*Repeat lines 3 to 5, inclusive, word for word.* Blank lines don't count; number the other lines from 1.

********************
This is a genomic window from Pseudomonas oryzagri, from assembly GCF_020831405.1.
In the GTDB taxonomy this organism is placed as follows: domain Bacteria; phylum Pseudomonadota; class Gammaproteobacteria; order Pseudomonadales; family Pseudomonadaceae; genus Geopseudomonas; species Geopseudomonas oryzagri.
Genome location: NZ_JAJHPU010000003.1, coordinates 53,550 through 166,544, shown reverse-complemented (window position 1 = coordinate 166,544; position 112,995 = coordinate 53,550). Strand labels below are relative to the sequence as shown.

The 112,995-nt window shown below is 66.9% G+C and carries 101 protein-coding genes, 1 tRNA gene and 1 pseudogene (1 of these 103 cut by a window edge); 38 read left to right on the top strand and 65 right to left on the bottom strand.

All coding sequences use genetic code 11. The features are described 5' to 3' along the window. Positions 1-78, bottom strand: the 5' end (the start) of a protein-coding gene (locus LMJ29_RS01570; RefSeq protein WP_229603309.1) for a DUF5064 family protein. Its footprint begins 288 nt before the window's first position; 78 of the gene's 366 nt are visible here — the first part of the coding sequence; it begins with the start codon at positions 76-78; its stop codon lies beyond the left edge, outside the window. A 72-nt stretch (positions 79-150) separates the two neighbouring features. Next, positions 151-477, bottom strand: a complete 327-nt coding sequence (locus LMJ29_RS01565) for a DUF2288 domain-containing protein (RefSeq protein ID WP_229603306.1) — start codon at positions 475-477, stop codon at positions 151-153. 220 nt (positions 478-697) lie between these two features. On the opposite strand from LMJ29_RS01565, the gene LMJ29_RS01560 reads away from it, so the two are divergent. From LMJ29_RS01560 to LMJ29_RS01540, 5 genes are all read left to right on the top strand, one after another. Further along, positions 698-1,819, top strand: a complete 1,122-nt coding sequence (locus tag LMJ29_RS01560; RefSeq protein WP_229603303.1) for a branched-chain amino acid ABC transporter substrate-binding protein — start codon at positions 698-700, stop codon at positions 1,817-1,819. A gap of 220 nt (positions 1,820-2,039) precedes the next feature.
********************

Genome location: NZ_JAJHPU010000003.1, coordinates 53,550 through 166,544, shown reverse-complemented (window position 1 = coordinate 166,544; position 112,995 = coordinate 53,550). Strand labels below are relative to the sequence as shown.

The 112,995-nt window shown below is 66.9% G+C and carries 101 protein-coding genes, 1 tRNA gene and 1 pseudogene (1 of these 103 cut by a window edge); 38 read left to right on the top strand and 65 right to left on the bottom strand.

All coding sequences use genetic code 11. The features are described 5' to 3' along the window. Positions 1-78, bottom strand: the 5' end (the start) of a protein-coding gene (locus LMJ29_RS01570; RefSeq protein WP_229603309.1) for a DUF5064 family protein. Its footprint begins 288 nt before the window's first position; 78 of the gene's 366 nt are visible here — the first part of the coding sequence; it begins with the start codon at positions 76-78; its stop codon lies beyond the left edge, outside the window. A 72-nt stretch (positions 79-150) separates the two neighbouring features. Next, positions 151-477, bottom strand: a complete 327-nt coding sequence (locus LMJ29_RS01565) for a DUF2288 domain-containing protein (RefSeq protein ID WP_229603306.1) — start codon at positions 475-477, stop codon at positions 151-153. 220 nt (positions 478-697) lie between these two features. On the opposite strand from LMJ29_RS01565, the gene LMJ29_RS01560 reads away from it, so the two are divergent. From LMJ29_RS01560 to LMJ29_RS01540, 5 genes are all read left to right on the top strand, one after another. Further along, positions 698-1,819, top strand: a complete 1,122-nt coding sequence (locus tag LMJ29_RS01560; RefSeq protein WP_229603303.1) for a branched-chain amino acid ABC transporter substrate-binding protein — start codon at positions 698-700, stop codon at positions 1,817-1,819. A gap of 220 nt (positions 1,820-2,039) precedes the next feature.